My local paper has a weekly column by well-know raconteur Garrison Keillor. His tales about Lake Wobegon examine the sometimes poignant, sometimes funny, idiosyncrasies of small-town America. But for the past few years his weekly articles in the local paper were nonfictional vents about the Stupid, Evil, Lying Bush Regime. One could feel the hate dripping from his columns, as Bush's existence clearly made him very angry. Now, a couple weeks after the election, his column is about the standard fare of novelists: observations about very picayune issues, nothing about politics. You sense a great cloud has lifted, and he can resume his vocation again, forgetting about national politics now that Chimpitler McWalliburton is a lame duck.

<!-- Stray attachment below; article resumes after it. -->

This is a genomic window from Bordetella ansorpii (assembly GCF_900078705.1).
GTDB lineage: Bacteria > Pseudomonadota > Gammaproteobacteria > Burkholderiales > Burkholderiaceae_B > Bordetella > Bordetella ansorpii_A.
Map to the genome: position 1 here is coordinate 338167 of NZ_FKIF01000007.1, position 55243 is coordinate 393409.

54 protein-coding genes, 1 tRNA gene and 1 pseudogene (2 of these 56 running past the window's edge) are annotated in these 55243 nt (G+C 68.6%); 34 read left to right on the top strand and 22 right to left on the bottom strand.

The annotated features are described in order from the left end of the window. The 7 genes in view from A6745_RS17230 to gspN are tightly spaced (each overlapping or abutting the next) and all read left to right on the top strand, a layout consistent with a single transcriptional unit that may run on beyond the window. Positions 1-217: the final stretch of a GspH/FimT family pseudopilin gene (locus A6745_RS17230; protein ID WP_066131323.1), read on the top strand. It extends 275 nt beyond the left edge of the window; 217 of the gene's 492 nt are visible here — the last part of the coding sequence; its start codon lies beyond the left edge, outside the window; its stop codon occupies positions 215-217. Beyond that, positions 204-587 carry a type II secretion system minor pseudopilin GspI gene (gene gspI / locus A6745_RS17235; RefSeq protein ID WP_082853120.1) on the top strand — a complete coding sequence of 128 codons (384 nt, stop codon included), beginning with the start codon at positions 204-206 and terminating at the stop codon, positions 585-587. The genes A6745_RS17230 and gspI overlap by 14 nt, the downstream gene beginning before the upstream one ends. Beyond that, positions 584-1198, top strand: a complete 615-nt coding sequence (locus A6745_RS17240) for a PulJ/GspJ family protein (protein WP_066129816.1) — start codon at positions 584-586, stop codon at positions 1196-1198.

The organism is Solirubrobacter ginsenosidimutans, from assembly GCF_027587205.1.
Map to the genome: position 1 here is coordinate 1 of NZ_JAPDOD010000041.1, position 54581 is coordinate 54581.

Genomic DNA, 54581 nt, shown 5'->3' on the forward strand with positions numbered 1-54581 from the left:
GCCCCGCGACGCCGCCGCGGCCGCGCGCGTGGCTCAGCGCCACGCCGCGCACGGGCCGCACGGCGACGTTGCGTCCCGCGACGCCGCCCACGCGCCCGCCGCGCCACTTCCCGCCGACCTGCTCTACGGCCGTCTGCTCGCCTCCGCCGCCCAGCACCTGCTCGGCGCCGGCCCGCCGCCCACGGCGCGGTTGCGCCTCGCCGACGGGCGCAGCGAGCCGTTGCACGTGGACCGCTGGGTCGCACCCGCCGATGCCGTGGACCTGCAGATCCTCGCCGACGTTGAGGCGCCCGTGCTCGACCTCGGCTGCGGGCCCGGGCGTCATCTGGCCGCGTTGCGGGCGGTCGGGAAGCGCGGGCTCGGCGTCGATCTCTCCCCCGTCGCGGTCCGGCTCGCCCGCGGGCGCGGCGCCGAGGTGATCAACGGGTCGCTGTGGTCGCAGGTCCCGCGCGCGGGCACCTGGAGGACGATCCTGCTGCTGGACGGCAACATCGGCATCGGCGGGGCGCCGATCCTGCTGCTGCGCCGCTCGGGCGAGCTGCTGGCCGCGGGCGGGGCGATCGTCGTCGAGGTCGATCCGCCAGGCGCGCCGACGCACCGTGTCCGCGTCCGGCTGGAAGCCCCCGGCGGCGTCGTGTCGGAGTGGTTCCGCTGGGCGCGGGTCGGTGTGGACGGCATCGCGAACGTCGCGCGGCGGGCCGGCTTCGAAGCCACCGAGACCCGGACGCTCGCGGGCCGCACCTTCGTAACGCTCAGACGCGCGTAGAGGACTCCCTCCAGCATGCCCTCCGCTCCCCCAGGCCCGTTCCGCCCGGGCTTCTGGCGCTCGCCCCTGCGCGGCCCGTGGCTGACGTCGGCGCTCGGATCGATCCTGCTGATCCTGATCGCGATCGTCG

Now, Bush's last 4 years generated very little actual legislation. It is hard to see how Bush was oppressing so many, but a lot of people, especially intellectuals like Keillor, found his presence to be intolerable on a daily basis. It is strange the degree to which the symbolism of someone putatively in charge, but who actually does not affect your daily life much, means so much to so many.